Access Info firmly believes that an access to information law is meaningless unless it is actually used. Apart from that, making requests is an excellent way to monitor the state of transparency within the European Union. It also provides us with opportunities to push for greater transparency by taking legal action, for example.
In general, we request information, wait for the response, and carefully analyse it to see if it is in line with international access to information standards. If it isn’t, we submit a confirmatory application, which is an appeal to the body who holds the information, asking them to reconsider their decision. In some cases, if the outcome is still detrimental to the principles of transparency, we take the responsible body to Court.
Examples of Access Info’s requests to the European Union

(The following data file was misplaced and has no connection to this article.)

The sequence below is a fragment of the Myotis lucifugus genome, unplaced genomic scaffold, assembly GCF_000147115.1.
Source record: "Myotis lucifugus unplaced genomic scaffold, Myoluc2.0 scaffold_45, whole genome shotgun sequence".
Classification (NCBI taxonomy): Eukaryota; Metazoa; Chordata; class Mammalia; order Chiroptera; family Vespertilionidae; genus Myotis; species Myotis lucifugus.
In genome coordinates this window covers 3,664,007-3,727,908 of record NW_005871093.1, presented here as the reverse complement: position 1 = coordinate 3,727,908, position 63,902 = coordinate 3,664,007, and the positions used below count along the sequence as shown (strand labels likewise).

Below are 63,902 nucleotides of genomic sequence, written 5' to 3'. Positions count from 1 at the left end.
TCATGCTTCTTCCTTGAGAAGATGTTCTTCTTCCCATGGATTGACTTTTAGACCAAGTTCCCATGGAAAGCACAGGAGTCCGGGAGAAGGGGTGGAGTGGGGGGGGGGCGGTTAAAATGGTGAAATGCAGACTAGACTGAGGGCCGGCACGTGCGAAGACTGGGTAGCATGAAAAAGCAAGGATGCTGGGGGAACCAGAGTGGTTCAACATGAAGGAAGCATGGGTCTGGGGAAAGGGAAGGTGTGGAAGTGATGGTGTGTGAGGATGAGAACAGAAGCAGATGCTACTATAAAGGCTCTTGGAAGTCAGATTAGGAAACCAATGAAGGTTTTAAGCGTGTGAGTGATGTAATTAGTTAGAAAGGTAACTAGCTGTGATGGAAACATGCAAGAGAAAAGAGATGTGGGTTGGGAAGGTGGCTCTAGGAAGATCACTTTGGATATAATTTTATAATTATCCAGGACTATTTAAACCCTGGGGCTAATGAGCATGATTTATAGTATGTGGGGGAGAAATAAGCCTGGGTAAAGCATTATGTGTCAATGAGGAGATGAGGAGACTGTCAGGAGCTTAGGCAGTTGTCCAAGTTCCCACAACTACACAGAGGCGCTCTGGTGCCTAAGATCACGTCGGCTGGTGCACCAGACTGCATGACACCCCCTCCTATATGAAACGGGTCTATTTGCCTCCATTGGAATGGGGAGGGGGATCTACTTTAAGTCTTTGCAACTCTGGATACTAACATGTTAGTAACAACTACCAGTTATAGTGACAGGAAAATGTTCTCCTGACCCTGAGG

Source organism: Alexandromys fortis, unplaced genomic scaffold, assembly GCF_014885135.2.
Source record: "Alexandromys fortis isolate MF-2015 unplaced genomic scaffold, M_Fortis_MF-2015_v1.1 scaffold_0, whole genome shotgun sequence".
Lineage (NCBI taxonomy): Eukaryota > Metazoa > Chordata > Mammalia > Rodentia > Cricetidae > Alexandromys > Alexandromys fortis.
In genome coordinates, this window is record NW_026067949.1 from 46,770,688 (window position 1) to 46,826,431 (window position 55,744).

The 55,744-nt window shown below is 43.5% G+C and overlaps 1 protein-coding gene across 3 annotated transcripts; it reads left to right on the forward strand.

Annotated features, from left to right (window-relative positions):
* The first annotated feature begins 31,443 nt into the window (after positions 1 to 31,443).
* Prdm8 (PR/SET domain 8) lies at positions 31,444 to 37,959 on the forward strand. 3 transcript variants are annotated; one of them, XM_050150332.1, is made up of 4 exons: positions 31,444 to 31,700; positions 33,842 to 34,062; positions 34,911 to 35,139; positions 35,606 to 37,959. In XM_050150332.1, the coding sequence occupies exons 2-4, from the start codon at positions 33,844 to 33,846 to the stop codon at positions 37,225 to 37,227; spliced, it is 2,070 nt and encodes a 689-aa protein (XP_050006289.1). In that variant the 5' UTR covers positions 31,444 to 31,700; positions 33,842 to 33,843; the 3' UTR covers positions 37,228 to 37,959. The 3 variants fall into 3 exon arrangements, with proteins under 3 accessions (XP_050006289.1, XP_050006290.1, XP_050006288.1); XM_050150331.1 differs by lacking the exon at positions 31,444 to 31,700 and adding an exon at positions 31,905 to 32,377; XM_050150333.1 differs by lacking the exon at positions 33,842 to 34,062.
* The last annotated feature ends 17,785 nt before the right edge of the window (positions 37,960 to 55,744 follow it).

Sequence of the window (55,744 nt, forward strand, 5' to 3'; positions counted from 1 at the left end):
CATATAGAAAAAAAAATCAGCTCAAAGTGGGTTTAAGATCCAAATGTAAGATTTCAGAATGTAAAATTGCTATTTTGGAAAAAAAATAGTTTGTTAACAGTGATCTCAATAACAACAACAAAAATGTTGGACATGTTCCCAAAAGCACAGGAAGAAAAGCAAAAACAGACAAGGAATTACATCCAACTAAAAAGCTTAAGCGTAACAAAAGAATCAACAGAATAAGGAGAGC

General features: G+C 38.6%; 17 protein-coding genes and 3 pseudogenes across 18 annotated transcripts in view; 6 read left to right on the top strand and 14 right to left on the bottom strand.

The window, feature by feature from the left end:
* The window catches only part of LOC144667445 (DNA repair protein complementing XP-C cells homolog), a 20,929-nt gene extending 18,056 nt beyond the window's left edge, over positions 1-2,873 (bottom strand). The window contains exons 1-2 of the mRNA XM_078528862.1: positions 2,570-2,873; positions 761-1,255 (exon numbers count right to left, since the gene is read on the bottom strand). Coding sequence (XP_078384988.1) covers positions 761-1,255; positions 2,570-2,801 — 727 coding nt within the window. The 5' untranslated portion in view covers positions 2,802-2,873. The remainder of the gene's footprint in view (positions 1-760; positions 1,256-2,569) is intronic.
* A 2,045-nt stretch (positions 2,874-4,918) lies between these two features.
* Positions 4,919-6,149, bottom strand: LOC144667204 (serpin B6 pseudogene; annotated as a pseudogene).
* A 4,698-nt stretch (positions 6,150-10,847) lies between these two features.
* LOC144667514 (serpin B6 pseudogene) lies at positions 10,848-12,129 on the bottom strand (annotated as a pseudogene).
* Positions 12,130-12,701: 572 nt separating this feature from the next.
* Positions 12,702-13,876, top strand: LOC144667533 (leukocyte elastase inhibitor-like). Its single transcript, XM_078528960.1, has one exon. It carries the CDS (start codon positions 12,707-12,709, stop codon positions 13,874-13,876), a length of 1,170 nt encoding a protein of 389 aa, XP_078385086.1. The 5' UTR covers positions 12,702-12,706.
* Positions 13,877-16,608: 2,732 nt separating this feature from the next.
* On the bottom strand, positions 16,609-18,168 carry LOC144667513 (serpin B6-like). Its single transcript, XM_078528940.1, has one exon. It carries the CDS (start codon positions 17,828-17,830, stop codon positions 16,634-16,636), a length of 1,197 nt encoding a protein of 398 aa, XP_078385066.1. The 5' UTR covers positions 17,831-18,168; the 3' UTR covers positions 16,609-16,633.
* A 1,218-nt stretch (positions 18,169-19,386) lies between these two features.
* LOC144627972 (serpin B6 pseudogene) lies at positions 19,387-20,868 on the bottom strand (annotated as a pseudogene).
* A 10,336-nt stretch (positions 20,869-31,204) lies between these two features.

19 November 2009: Access Info Europe asked 16 of the European Union’s Directorates General (DGs) for internal guidelines on how they handle requests for information.
The point was to get an insider’s view on how civil servants in the EU fulfil their transparency obligations.
However, the request process threw up a series of obstacles facing members of the public filing a request for documents for the first time, including:
- • DGs do not offer clear mechanisms for filing access to documents requests;
- • Requests submitted via website enquiry forms are not treated as formal requests;
- • Not all requests are acknowledged;
- • Not all requests were issued official access to documents reference numbers;
- • Some DGs refused to process the requests.
The findings of Access Info’s research were published in the report “Question for Brussels: How should a citizen request EU documents?”. You can find this in the “advocacy” section too.